If you have more debt than you feel you can realistically pay off, you might be considering bankruptcy. Bankruptcy is a valid way to have your personal debt discharged, but at a price. When you file for bankruptcy, you either cede control of
your assets to a bank trustee to be liquidated or work with a trustee to repay your debt through a repayment plan, depending on whether you file for Chapter 7 or Chapter 13, respectively. In either case, your credit score suffers for years after you file.
In 2011, 1.37 million Americans filed for bankruptcy. Others used alternate methods to handle their debts, which are discussed below. Before you make any decisions about managing your personal debt, speak with an experienced bankruptcy attorney to ensure you are aware of all your options.
Consider a Consolidation Loan
You might qualify for a consolidation loan, which is a loan that is used to pay off your debts, leaving you with only one larger loan to repay over a two to five year period. This can be a great way to get a handle on your debt if you have multiple small debts.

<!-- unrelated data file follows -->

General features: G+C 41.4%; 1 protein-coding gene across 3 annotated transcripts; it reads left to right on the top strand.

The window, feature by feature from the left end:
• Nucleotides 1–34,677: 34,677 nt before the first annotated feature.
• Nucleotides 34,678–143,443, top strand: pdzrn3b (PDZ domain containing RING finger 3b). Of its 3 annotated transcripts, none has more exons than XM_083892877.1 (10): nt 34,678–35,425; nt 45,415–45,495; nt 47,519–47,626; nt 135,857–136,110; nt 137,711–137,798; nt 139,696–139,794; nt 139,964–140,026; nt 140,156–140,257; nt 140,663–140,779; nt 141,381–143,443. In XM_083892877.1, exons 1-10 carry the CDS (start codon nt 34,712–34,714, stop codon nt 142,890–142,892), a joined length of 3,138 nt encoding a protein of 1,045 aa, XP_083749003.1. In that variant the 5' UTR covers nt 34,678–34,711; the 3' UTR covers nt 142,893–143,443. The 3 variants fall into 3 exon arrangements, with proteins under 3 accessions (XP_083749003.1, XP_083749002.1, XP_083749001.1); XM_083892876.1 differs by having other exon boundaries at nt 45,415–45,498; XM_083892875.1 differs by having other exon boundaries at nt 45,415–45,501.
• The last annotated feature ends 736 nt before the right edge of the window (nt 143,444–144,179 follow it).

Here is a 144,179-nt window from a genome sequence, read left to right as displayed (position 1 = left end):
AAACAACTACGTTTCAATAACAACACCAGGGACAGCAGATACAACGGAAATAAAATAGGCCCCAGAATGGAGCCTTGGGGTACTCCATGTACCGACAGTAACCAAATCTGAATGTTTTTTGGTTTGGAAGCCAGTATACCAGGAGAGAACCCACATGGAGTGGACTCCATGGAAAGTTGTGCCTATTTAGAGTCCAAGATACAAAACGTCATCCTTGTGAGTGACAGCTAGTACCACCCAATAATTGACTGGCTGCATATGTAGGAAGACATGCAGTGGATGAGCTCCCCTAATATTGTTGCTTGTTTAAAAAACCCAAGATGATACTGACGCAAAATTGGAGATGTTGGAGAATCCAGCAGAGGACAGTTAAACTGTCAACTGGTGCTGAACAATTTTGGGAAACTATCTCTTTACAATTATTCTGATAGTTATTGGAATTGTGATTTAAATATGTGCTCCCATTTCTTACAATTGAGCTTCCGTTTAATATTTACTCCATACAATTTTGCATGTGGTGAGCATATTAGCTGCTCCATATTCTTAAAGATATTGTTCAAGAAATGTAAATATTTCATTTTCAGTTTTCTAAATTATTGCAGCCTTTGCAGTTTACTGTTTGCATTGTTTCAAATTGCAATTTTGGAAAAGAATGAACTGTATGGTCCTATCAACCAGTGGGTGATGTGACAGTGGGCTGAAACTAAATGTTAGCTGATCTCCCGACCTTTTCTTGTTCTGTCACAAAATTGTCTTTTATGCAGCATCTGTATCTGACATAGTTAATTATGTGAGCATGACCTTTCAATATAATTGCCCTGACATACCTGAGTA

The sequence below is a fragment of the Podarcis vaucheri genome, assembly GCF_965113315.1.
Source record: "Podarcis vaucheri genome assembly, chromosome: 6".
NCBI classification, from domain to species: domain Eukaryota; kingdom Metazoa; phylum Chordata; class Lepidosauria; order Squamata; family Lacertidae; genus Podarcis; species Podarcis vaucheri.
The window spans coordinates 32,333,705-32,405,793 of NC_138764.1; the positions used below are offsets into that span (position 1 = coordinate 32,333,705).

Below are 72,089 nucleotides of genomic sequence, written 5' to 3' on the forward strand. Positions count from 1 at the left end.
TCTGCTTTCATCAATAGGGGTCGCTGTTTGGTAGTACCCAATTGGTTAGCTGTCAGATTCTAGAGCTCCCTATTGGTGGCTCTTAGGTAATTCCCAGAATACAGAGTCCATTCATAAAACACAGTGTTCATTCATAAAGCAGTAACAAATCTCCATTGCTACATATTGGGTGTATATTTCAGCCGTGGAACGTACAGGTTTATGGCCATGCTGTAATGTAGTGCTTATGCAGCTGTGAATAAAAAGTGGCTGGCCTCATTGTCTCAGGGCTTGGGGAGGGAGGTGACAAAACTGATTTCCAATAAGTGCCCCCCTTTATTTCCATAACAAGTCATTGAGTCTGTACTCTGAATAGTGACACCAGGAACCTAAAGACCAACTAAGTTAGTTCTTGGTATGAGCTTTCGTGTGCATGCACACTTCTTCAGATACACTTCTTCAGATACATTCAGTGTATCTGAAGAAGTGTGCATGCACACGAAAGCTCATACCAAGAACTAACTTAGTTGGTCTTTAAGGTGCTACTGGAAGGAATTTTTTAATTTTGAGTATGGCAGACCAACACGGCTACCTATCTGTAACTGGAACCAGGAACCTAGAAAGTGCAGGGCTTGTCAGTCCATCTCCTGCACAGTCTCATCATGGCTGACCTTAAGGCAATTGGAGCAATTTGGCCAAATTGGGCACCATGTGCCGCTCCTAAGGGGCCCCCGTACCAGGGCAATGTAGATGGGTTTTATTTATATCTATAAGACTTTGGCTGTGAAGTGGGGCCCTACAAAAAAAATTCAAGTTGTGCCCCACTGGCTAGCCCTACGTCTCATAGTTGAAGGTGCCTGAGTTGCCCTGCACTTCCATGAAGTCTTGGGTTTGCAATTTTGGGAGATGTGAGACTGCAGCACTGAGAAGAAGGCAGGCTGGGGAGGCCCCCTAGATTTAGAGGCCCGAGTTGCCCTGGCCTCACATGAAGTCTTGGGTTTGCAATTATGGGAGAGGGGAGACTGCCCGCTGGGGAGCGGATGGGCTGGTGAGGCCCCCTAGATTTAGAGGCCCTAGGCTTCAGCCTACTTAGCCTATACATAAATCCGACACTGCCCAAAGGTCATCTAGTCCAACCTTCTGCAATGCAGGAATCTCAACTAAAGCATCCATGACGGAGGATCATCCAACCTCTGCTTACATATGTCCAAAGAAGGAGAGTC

Consider a Debt Repayment Plan
If you file for Chapter 13 bankruptcy, you work with the court to repay your debt through a repayment plan. But you can also determine a repayment plan without
having to file for bankruptcy by working with a credit counseling agency. Remember to thoroughly investigate a credit counselor before choosing to work with his or her company – there are many scams that prey on indebted individuals under the guise of providing debt help.
Consider Settling Your Debts
You might be able to negotiate with your creditors directly to work out a debt
settlement. Do this by reaching out to them, rather than communicating through the
collection agency they use. You are more likely to reach a favorable settlement if you are proactive about working with your creditor and show that you will uphold your part of the settlement in good faith.
Determine if You are Judgment Proof
If you have no assets that your creditors can legally take, even with a court order to collect your debt, you may be deemed to be “judgment proof.” This means that you literally have nothing other than the basic necessities for living. In this case, it could be in your best interest to simply do nothing about your debt, because there is nothing that can be done to you to recover it.
Work with an Experienced La Crosse Bankruptcy Lawyer
If you are considering bankruptcy, consider all of your options to determine if
another might be more appropriate for you. Bankruptcy is a great tool for reducing excessive debt, but it is not your only option. To learn more about your alternative options to bankruptcy, speak with an experienced bankruptcy lawyer. Contact our team at Moen Sheehan Meyer, Ltd. today to set up your initial consultation in our La Crosse, Wisconsin office.